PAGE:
I missed the news earlier today that Blackwater's security contractors have now been banned in Iraq. This will probably serve to make American policy in Iraq even less sustainable if the ban is enforced, but it's a no-brainer on the merits. As Mark Kleiman explains: "Blackwater's fighters-for-hire aren't subject to military discipline, which excludes them from the protections of the Geneva Conventions. They're exempt from prosecution in Iraq under rules left over from CPA days. And recklessly killing people in Iraq violates no U.S. domestic law."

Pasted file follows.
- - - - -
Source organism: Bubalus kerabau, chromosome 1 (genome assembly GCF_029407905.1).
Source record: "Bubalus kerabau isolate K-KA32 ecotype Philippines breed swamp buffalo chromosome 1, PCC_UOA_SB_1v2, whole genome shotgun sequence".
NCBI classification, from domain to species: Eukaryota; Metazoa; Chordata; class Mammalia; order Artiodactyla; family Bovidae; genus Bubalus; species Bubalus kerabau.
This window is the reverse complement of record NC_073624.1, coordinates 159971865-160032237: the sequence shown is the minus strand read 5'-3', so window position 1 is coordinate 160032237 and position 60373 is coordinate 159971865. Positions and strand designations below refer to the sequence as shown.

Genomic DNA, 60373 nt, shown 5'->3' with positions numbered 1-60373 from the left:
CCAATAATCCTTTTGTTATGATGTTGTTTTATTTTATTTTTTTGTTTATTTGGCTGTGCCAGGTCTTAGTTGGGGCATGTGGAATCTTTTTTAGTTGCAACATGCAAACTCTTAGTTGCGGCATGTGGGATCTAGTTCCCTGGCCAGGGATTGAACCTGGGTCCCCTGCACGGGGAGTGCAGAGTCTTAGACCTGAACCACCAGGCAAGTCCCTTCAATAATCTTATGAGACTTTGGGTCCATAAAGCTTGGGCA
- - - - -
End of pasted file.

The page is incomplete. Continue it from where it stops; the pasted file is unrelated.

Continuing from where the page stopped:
Letting people like that wander around the country was a kind of criminal negligence on the part of the Iraqi government and the fact that it took years for this measure to get enacted is fairly shocking. Nevertheless, though Blackwater is the highest-profile contracting firm involved in Iraq, I don't think they're the only one and such unaccountable mercenaries haven't been banned in toto. That that hasn't happened, and that the CPA-era immunity hasn't been repealed, tells you a lot about the imperial character of this venture.
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